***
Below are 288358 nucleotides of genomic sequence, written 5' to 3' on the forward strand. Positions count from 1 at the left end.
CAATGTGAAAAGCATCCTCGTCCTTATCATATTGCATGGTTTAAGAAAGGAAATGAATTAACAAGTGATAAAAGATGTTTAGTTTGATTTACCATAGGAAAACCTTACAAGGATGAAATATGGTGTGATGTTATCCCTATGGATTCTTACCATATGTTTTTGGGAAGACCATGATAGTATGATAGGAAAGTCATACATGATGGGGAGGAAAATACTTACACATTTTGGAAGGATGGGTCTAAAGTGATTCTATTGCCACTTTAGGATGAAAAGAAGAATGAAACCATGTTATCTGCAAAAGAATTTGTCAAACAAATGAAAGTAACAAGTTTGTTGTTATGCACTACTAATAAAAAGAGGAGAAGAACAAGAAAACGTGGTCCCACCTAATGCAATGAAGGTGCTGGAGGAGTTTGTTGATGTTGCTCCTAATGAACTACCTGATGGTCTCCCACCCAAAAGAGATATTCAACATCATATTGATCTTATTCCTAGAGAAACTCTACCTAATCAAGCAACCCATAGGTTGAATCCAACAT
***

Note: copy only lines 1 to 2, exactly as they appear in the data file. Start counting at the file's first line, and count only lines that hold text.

Below are 288358 nucleotides of genomic sequence, written 5' to 3' on the forward strand. Positions count from 1 at the left end.
CAATGTGAAAAGCATCCTCGTCCTTATCATATTGCATGGTTTAAGAAAGGAAATGAATTAACAAGTGATAAAAGATGTTTAGTTTGATTTACCATAGGAAAACCTTACAAGGATGAAATATGGTGTGATGTTATCCCTATGGATTCTTACCATATGTTTTTGGGAAGACCATGATAGTATGATAGGAAAGTCATACATGATGGGGAGGAAAATACTTACACATTTTGGAAGGATGGGTCTAAAGTGATTCTATTGCCACTTTAGGATGAAAAGAAGAATGAAACCATGTTATCTGCAAAAGAATTTGTCAAACAAATGAAAGTAACAAGTTTGTTGTTATGCACTACTAATAAAAAGAGGAGAAGAACAAGAAAACGTGGTCCCACCTAATGCAATGAAGGTGCTGGAGGAGTTTGTTGATGTTGCTCCTAATGAACTACCTGATGGTCTCCCACCCAAAAGAGATATTCAACATCATATTGATCTTATTCCTAGAGAAACTCTACCTAATCAAGCAACCCATAGGTTGAATCCAACAT